"Nov. 2, 2012 -- Safety steps taken in the wake of the fungal meningitis outbreak have worsened drug shortages, raising questions about whether the U.S. must choose between the safety and the availability of crucial medicines.
- Patient Information:
Details with Side Effects
In approximately 1400 patients treated with Levo-Dromoran (levorphanol) in controlled clinical trials, the type and incidence of side effects were those expected of an opioid analgesic, and no unforeseen or unusual toxicity was reported.
Drugs of this type are expected to produce a cluster of typical opioid effects in addition to analgesia, consisting of nausea, vomiting, altered mood and mentation, pruritus, flushing, difficulties in urination, constipation and biliary spasm. The frequency and intensity of these effects appears to be dose related. Although listed as adverse events these are expected pharmacologic actions of these drugs and should be interpreted as such by the clinician.
The following adverse events have been reported with the use of Levo-Dromoran (levorphanol) :
Digestive System: nausea, vomiting, dyspepsia, biliary tract spasm
Nervous System: coma, suicide attempt, convulsions, depression, dizziness, confusion, lethargy, abnormal dreams, abnormal thinking, nervousness, drug withdrawal, hypokinesia, dyskinesia, hyperkinesia, CNS stimulation, personality disorder, amnesia, insomnia
Special Senses: abnormal vision, pupillary disorder, diplopia
Urogenital System: kidney failure, urinary retention, difficulty urinating
Drug Abuse And Dependence
Warning: May be Habit Forming
Levo-Dromoran (levorphanol) is a Schedule II Controlled Substance. All drugs of this class (mu-opioids of the morphine type) are habit forming and should be stored, prescribed, used and disposed of accordingly. Psychological/physical dependence and tolerance may develop upon repeated administration of Levo-Dromoran (levorphanol) .
Discontinuation of Levo-Dromoran (levorphanol) after chronic use has been reported to result in withdrawal syndromes, and some reports of overuse and self-reported addiction have been received. Neither withdrawal nor withdrawal symptoms are usually expected in postoperative patients who used the drug for less than a week or in patients who are gradually tapered off the drug after longer use.
Read the Levo Dromoran (levorphanol) Side Effects Center for a complete guide to possible side effects
Interactions with Other CNS Agents
Concurrent use of Levo-Dromoran (levorphanol) with all central nervous system depressants (eg, alcohol, sedatives, hypnotics, other opioids, general anesthetics, barbitu-rates, tricyclic antidepressants, phenothiazines, tranquilizers, skeletal muscle relaxants and antihistamines) may result in additive central nervous system depressant effects. Respiratory depression, hypotension, and profound sedation or coma may occur. When such combined therapy is contemplated, the dose of one or both agents should be reduced. Although no interaction between MAO inhibitors and Levo-Dromoran (levorphanol) has been observed, it is not recommended for use with MAO inhibitors.
Most cases of serious or fatal adverse events involving Levo-Dromoran (levorphanol) reported to the manufacturer or the FDA have involved either the administration of large initial doses or too frequent doses of the drug to nonopioid tolerant patients, or the simultaneous administration of levorphanol with other drugs affecting respiration (see Individualization Of Dosage and WARNINGS).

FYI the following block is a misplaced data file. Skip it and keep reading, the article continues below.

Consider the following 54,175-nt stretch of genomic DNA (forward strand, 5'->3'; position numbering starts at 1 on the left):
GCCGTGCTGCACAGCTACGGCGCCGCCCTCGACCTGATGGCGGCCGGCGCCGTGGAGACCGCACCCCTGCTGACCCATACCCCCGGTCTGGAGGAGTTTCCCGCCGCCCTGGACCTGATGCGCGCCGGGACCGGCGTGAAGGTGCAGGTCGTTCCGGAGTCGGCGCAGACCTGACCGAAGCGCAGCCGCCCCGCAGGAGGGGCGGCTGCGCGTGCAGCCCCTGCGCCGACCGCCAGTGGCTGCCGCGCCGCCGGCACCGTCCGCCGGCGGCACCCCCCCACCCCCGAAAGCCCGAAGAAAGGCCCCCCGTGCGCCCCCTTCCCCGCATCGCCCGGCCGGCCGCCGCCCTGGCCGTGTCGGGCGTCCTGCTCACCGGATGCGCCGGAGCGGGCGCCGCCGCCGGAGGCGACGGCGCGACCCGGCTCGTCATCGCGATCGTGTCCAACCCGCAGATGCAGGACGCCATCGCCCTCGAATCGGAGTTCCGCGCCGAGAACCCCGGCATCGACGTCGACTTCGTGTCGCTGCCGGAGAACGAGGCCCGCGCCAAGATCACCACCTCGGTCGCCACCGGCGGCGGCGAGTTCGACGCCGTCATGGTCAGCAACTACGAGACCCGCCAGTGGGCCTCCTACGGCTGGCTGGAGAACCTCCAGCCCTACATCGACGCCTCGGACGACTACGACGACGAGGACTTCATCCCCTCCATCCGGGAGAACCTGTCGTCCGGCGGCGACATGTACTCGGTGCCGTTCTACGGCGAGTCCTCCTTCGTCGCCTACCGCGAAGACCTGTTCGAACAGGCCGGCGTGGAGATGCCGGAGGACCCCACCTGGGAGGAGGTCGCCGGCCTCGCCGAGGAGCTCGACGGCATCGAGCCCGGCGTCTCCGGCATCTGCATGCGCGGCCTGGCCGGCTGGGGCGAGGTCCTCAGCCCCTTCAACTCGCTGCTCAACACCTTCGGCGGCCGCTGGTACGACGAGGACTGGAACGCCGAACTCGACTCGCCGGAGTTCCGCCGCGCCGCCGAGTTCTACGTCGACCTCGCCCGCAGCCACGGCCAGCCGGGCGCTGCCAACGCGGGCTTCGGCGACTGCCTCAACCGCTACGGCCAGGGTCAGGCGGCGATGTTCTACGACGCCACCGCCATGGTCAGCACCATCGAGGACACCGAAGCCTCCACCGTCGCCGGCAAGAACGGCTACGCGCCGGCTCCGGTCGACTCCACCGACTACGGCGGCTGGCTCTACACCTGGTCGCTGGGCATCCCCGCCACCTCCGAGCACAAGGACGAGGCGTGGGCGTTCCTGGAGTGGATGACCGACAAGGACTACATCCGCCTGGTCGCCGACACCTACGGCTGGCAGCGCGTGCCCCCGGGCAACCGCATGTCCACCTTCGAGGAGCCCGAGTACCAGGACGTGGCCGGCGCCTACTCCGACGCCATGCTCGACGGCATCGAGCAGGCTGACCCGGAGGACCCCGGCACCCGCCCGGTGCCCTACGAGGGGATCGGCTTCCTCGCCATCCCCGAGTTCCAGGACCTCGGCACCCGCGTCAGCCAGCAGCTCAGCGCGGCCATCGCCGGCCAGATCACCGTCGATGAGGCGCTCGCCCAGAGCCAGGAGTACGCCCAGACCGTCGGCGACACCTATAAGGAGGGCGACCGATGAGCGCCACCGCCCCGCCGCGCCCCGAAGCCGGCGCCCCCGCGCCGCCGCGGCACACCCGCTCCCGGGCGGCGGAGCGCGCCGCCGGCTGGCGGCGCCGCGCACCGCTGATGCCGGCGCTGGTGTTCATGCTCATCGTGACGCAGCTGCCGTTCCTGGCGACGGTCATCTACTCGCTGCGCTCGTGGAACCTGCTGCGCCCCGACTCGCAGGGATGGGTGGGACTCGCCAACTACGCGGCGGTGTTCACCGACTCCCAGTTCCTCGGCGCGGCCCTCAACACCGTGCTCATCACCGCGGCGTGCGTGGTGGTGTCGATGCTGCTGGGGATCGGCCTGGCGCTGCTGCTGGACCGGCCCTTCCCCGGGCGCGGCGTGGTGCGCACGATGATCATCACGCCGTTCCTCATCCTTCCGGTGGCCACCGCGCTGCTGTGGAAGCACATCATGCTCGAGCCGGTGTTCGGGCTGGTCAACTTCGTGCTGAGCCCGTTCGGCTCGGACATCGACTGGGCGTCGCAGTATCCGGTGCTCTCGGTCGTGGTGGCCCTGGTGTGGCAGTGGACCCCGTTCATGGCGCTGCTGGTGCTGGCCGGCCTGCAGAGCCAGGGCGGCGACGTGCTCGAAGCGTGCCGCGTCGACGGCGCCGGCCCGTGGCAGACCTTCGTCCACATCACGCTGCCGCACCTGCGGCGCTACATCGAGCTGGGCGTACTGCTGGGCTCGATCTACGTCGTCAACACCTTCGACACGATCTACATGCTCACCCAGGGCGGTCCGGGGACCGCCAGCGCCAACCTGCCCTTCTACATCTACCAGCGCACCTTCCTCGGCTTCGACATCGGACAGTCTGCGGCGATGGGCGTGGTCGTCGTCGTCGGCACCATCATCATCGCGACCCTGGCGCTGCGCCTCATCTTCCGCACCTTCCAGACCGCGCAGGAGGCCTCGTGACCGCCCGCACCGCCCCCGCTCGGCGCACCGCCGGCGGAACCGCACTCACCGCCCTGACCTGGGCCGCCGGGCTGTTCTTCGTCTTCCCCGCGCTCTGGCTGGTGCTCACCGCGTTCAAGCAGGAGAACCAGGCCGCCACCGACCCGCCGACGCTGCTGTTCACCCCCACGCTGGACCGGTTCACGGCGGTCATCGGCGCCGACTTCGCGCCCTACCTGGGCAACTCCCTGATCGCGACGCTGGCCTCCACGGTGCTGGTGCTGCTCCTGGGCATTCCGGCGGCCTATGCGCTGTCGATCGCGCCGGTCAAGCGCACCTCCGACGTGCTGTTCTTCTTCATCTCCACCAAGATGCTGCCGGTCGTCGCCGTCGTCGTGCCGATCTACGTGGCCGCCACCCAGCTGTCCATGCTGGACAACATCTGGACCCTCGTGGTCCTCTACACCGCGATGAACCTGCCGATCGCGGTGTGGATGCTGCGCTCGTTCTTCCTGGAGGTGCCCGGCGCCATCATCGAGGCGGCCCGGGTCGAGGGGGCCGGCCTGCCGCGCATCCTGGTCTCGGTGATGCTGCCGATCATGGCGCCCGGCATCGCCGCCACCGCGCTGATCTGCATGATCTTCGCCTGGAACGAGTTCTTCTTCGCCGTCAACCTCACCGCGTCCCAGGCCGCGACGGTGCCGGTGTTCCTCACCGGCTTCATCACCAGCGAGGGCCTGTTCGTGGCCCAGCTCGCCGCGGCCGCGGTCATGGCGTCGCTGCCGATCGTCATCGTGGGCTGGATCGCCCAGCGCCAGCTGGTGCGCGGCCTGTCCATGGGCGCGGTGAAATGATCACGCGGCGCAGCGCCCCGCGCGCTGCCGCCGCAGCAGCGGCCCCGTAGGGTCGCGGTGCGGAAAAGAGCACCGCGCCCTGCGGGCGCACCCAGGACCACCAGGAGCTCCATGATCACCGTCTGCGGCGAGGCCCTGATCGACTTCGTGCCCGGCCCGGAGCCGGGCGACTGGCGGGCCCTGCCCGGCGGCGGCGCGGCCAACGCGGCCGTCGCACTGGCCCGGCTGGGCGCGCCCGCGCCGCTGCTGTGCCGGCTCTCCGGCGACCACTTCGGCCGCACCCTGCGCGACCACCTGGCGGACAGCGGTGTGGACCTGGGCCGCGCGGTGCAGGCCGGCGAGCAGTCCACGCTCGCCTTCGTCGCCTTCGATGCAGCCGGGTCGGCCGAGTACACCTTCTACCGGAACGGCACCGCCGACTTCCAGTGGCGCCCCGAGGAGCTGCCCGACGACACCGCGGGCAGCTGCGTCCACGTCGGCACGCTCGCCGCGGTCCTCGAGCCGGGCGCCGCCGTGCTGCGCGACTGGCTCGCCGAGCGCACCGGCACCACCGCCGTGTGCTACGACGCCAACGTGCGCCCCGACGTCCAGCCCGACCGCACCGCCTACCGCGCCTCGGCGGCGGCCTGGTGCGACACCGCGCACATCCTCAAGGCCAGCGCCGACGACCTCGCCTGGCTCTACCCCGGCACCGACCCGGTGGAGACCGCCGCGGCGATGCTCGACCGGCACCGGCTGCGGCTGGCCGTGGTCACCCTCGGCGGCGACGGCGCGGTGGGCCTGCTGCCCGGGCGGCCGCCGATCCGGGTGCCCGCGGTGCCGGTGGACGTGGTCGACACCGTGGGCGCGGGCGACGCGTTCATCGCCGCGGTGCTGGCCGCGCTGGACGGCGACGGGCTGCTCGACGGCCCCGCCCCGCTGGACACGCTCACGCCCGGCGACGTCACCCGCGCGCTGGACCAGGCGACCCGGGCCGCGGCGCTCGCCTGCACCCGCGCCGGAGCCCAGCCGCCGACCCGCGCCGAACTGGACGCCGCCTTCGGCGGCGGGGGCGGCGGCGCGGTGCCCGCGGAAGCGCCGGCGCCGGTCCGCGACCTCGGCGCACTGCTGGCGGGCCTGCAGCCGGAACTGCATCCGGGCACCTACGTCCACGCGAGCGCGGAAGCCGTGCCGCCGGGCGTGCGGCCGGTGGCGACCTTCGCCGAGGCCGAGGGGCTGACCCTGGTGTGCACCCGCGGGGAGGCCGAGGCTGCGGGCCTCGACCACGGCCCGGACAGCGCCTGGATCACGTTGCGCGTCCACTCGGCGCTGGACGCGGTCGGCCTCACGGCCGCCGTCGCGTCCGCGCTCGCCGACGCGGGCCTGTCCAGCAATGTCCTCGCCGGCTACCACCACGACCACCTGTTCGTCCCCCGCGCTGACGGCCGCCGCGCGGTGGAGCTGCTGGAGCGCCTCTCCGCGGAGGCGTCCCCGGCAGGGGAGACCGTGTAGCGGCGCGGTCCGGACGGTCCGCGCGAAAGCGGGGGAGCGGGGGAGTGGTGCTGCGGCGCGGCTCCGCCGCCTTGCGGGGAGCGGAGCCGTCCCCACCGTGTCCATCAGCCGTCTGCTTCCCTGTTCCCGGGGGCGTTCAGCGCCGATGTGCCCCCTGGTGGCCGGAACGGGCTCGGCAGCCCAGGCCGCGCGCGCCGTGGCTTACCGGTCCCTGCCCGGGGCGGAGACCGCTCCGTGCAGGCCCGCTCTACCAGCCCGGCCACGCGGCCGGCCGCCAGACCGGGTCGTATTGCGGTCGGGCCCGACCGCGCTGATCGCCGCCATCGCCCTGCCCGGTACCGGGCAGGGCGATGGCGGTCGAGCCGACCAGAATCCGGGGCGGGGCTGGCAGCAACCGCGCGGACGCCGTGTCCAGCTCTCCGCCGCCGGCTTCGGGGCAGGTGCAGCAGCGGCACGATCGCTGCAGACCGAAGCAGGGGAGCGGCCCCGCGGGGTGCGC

The initial dose of levorphanol should be reduced by approximately 50% or more when it is given to patients along with another drug affecting respiration.
Interactions with Mixed Agonist/Antagonist Opioid Analgesics
Agonist/antagonist analgesics (eg, pentazocine, nalbuphine, butorphanol, dezocine and buprenorphine) should NOT be administered to a patient who has received or is receiving a course of therapy with a pure agonist opioid analgesic such as Levo-Dromoran (levorphanol) . In opioid-dependent patients, mixed agonist/antagonist analgesics may precipitate withdrawal symptoms.
Use in Ambulatory Patients
Levo-Dromoran (levorphanol) has been used in both inpatient and outpatient settings, but both physicians and patients must be aware of the risk of orthostatic hypotension, dizziness and syncope in ambulatory patients.
As with other opioids, the use of Levo-Dromoran (levorphanol) may impair mental and/or physical abilities required for the performance of potentially hazardous tasks or for the exercise of normal good judgement and patients and staff should be advised accordingly. Concurrent use of Levo-Dromoran (levorphanol) with central nervous system depressants (eg, alcohol, sedatives, hypnotics, other opioids, barbiturates, tricyclic antidepressants, phenothiazines, tranquilizers, skeletal muscle relaxants and antihistamines) may result in additive central nervous system depressant effects.
Read the Levo Dromoran Drug Interactions Center for a complete guide to possible interactions
Last reviewed on RxList: 6/3/2009
This monograph has been modified to include the generic and brand name in many instances.
Additional Levo Dromoran Information
Report Problems to the Food and Drug Administration
You are encouraged to report negative side effects of prescription drugs to the FDA. Visit the FDA MedWatch website or call 1-800-FDA-1088.
Chronic Pain/Back Pain
Find tips and advances in treatment.